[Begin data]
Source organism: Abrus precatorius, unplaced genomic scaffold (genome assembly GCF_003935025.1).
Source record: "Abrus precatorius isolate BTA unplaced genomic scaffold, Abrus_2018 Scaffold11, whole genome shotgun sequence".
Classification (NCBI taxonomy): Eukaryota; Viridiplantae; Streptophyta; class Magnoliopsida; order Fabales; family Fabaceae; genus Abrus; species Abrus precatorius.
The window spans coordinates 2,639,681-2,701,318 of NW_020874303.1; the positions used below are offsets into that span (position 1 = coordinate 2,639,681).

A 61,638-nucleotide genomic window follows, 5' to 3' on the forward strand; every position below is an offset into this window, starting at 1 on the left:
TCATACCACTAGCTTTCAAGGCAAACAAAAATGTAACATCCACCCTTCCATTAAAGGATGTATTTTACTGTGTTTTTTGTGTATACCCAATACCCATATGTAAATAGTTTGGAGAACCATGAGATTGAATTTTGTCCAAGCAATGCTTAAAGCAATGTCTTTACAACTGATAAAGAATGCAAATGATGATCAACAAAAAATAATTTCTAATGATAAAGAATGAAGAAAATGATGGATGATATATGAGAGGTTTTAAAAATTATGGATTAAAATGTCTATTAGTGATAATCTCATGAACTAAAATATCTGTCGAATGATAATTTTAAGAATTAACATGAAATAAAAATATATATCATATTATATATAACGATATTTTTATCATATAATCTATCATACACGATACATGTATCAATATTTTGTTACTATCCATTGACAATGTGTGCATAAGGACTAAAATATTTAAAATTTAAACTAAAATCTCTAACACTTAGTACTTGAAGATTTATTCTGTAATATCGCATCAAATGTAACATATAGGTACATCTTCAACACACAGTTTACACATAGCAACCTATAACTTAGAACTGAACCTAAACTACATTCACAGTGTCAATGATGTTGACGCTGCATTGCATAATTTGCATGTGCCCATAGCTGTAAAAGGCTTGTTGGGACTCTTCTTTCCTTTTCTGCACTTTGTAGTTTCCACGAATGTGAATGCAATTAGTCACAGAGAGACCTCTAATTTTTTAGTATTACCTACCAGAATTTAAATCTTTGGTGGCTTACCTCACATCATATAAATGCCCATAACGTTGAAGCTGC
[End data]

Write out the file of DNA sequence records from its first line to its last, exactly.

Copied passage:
Source organism: Abrus precatorius, unplaced genomic scaffold (genome assembly GCF_003935025.1).
Source record: "Abrus precatorius isolate BTA unplaced genomic scaffold, Abrus_2018 Scaffold11, whole genome shotgun sequence".
Classification (NCBI taxonomy): Eukaryota; Viridiplantae; Streptophyta; class Magnoliopsida; order Fabales; family Fabaceae; genus Abrus; species Abrus precatorius.
The window spans coordinates 2,639,681-2,701,318 of NW_020874303.1; the positions used below are offsets into that span (position 1 = coordinate 2,639,681).

A 61,638-nucleotide genomic window follows, 5' to 3' on the forward strand; every position below is an offset into this window, starting at 1 on the left:
TCATACCACTAGCTTTCAAGGCAAACAAAAATGTAACATCCACCCTTCCATTAAAGGATGTATTTTACTGTGTTTTTTGTGTATACCCAATACCCATATGTAAATAGTTTGGAGAACCATGAGATTGAATTTTGTCCAAGCAATGCTTAAAGCAATGTCTTTACAACTGATAAAGAATGCAAATGATGATCAACAAAAAATAATTTCTAATGATAAAGAATGAAGAAAATGATGGATGATATATGAGAGGTTTTAAAAATTATGGATTAAAATGTCTATTAGTGATAATCTCATGAACTAAAATATCTGTCGAATGATAATTTTAAGAATTAACATGAAATAAAAATATATATCATATTATATATAACGATATTTTTATCATATAATCTATCATACACGATACATGTATCAATATTTTGTTACTATCCATTGACAATGTGTGCATAAGGACTAAAATATTTAAAATTTAAACTAAAATCTCTAACACTTAGTACTTGAAGATTTATTCTGTAATATCGCATCAAATGTAACATATAGGTACATCTTCAACACACAGTTTACACATAGCAACCTATAACTTAGAACTGAACCTAAACTACATTCACAGTGTCAATGATGTTGACGCTGCATTGCATAATTTGCATGTGCCCATAGCTGTAAAAGGCTTGTTGGGACTCTTCTTTCCTTTTCTGCACTTTGTAGTTTCCACGAATGTGAATGCAATTAGTCACAGAGAGACCTCTAATTTTTTAGTATTACCTACCAGAATTTAAATCTTTGGTGGCTTACCTCACATCATATAAATGCCCATAACGTTGAAGCTGC